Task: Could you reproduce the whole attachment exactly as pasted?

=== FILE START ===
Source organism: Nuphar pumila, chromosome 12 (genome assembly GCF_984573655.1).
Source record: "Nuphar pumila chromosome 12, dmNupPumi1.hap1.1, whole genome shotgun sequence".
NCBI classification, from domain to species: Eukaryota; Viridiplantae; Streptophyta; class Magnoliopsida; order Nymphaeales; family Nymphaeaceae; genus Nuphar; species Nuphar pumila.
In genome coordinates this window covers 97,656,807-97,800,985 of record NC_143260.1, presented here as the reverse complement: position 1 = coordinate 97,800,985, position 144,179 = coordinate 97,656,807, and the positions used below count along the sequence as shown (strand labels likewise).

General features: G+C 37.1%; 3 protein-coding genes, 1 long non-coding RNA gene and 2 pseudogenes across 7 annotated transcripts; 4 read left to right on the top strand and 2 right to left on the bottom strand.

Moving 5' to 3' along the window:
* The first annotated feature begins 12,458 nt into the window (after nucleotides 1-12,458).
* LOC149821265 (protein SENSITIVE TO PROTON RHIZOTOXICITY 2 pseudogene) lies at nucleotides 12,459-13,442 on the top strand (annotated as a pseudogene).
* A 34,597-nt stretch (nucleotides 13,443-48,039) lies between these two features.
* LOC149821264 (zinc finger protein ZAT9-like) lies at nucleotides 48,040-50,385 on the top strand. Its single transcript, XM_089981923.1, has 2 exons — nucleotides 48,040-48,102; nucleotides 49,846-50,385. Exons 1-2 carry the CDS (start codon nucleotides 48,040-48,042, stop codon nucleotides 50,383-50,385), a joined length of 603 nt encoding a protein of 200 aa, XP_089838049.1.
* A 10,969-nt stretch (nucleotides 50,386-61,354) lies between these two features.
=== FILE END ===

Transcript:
Source organism: Nuphar pumila, chromosome 12 (genome assembly GCF_984573655.1).
Source record: "Nuphar pumila chromosome 12, dmNupPumi1.hap1.1, whole genome shotgun sequence".
NCBI classification, from domain to species: Eukaryota; Viridiplantae; Streptophyta; class Magnoliopsida; order Nymphaeales; family Nymphaeaceae; genus Nuphar; species Nuphar pumila.
In genome coordinates this window covers 97,656,807-97,800,985 of record NC_143260.1, presented here as the reverse complement: position 1 = coordinate 97,800,985, position 144,179 = coordinate 97,656,807, and the positions used below count along the sequence as shown (strand labels likewise).

General features: G+C 37.1%; 3 protein-coding genes, 1 long non-coding RNA gene and 2 pseudogenes across 7 annotated transcripts; 4 read left to right on the top strand and 2 right to left on the bottom strand.

Moving 5' to 3' along the window:
* The first annotated feature begins 12,458 nt into the window (after nucleotides 1-12,458).
* LOC149821265 (protein SENSITIVE TO PROTON RHIZOTOXICITY 2 pseudogene) lies at nucleotides 12,459-13,442 on the top strand (annotated as a pseudogene).
* A 34,597-nt stretch (nucleotides 13,443-48,039) lies between these two features.
* LOC149821264 (zinc finger protein ZAT9-like) lies at nucleotides 48,040-50,385 on the top strand. Its single transcript, XM_089981923.1, has 2 exons — nucleotides 48,040-48,102; nucleotides 49,846-50,385. Exons 1-2 carry the CDS (start codon nucleotides 48,040-48,042, stop codon nucleotides 50,383-50,385), a joined length of 603 nt encoding a protein of 200 aa, XP_089838049.1.
* A 10,969-nt stretch (nucleotides 50,386-61,354) lies between these two features.